Step 3: Add Anchore image scanning to a pipeline build.

In the Pipeline model the entire build process is defined as code. This code can be created, edited and managed in the same way as any other artifact of your software project, or input via the Jenkins UI.

Pipeline builds can be more complex including forks/joins and parallelism. The pipeline is more resilient and can survive the controller node failure and restarts. To add an Anchore scan you need to add a simple code snippet to any existing pipeline code that first builds an image and pushes it to a docker registry. Once the image is available in a registry accessible by your installed Anchore Engine, a pipeline script will instruct the Anchore plugin to:

  • Send an API call to the Anchore Engine to add the image for analysis

  • Wait for analysis of the image to complete by polling the engine

  • Send an API call to the Anchore Engine service to perform a policy evaluation

  • Retrieve the evaluation result and potentially fail the build if the plugin is configured to fail the build on policy evaluation STOP result (by default it will)

  • Provide a report of the policy evaluation for review

Below is an example end-to-end script that will make a Dockerfile, use the docker plugin to build and push the a docker container image to dockerhub, perform an Anchore image analysis on the image and the result, and cleanup the built container. In this example, we’re using a pre-configured docker-exampleuser named dockerhub credential for dockerhub access, and exampleuser/examplerepo:latest as the image to build and push. These values would need to be changed to reflect your own local settings, or you can use the below example to extract the analyze stage to integrate an anchore scan into any pre-existing pipeline script, any time after a container image is built and is available in a docker registry that your anchore-engine service can access.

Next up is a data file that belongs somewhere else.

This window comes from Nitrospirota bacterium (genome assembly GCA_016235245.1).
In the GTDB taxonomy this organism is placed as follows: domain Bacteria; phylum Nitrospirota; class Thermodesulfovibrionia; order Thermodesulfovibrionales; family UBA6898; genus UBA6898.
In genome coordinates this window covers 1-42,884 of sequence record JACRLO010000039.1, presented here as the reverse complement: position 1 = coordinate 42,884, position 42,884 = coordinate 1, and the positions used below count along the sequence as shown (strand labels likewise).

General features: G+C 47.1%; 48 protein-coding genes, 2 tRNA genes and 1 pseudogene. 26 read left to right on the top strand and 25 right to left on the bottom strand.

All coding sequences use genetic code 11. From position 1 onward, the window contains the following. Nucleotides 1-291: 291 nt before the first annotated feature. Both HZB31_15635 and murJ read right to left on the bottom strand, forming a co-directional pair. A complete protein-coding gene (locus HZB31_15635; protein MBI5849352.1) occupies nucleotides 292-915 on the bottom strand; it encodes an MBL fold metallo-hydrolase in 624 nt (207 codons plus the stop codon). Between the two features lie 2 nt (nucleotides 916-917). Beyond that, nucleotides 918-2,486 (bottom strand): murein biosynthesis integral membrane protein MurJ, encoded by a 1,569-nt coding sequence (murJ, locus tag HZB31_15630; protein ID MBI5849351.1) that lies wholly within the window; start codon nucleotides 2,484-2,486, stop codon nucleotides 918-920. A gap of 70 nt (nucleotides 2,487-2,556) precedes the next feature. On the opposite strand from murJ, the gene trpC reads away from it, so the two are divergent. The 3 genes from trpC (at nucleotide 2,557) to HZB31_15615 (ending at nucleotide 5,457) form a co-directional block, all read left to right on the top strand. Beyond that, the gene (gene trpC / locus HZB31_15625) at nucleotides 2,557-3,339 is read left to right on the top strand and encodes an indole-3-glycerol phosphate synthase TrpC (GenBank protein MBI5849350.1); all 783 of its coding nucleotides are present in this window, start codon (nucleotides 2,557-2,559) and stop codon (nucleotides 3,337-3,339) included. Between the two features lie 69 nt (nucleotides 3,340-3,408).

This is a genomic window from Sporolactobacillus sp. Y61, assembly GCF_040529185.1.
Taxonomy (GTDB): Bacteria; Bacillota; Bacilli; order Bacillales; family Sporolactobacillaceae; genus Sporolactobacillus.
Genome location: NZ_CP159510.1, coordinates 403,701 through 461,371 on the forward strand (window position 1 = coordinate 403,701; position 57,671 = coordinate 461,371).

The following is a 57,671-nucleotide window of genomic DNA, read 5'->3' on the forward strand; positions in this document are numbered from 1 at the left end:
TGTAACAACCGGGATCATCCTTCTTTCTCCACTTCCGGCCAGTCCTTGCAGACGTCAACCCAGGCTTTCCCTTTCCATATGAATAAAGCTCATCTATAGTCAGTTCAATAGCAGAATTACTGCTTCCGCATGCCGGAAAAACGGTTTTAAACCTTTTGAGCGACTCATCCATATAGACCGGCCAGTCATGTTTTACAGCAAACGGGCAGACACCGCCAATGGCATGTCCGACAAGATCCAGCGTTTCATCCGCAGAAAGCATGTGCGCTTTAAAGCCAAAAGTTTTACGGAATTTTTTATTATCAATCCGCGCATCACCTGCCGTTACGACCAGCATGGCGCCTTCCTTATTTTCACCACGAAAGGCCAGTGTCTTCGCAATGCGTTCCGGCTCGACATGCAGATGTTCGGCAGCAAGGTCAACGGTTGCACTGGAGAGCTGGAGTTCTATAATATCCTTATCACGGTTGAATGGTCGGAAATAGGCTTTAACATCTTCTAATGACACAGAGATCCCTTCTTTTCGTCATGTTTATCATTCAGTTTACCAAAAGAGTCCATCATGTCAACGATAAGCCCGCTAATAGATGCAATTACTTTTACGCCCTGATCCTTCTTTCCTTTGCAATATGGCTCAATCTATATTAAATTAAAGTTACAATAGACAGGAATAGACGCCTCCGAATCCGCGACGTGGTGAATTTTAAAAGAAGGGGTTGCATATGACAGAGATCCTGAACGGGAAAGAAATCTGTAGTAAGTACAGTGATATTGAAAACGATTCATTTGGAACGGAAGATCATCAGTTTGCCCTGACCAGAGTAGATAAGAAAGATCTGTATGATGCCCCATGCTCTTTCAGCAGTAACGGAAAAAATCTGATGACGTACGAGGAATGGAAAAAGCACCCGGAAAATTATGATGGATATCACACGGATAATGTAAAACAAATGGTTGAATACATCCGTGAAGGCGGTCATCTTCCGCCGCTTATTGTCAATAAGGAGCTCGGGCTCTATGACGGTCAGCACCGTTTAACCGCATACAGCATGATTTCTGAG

pipeline {
    agent any
    stages {
        stage('build') {
            steps {
                    echo 'FROM debian:latest’ > Dockerfile
                    echo ‘CMD ["/bin/echo", "HELLO WORLD...."]' >> Dockerfile
                script {
                    docker.withRegistry('', 'docker-exampleuser') {
                        def image ='exampleuser/examplerepo:latest')
        stage('analyze') {
            steps {
                sh 'echo " `pwd`/Dockerfile" > anchore_images'
                anchore name: 'anchore_images'
        stage('teardown') {
            steps {
                    for i in `cat anchore_images | awk '{print $1}'`;do docker rmi $i; done

This code snippet writes out the anchore_images file that is read by the plugin to determine which image is to be added to Anchore Engine for scanning.

This code snippet can be crafted by hand or built using the Jenkins UI, for any Pipeline project. In the project configuration, select Pipeline Syntax from the Project.


This will launch the Snippet Generator where you can enter the available plugin parameters and press the Generate Pipeline Script button which will produce a snippet that you can use as a starting point.


Using our example from above, next we save the project:


Note that once you are happy with your script, you could also check it into a Jenkinsfile, alongside the source code.

Step 4: Run the build and review the results.

Finally, we run the build, which will generate a report. In the below screenshots, we’ve scanned the image to demonstrate some example results. Once the build completes, the final build report will have some links that will take you to a page that describes the result of the Anchore Engine policy evaluation and security scan:


In this case, since we left the Fail build on policy STOP result as its default (True), the build has failed due to anchore-engine reporting a policy violation. In order to see the results, click the Anchore Report (STOP) link:


Here, we can see that there is a single policy check that has generated a ‘STOP’ action, which triggered due to a high severity vulnerability being found against a package installed in the image. If there were only ‘WARN’ or ‘GO‘ check results here, they would also be displayed, but the build would have succeeded.

With the combination of Jenkins pipeline project capabilities, plus the Anchore scanner plugin, it’s quick and easy to add container image security scanning and policy checking to your Jenkins project. In this example, we provide the mechanism for adding scanning to a Jenkins pipeline project using a simple policy that is doing an OS package vulnerability scan, but there are many more policy options that can be configured and loaded into Anchore Engine ranging from security checks to your own site-specific best practice checks (software licenses, package whitelist/blacklist, dockerfile checks, and many more). For more information about the breadth of Anchore policies, you can find information about Anchore Engine configuration and usage here.

For more information on Jenkins Pipelines and Anchore Engine, check out the following information sources:

About the author

Michael Neale

Michael Neale

Michael is a CD enthusiast with a interest in User Experience. He is a co-founder of CloudBees and a long time OSS developer, and can often be found lurking around the jenkins-dev mailing list or #jenkins on irc (same nick as twitter name). Before CloudBees he worked at Red Hat.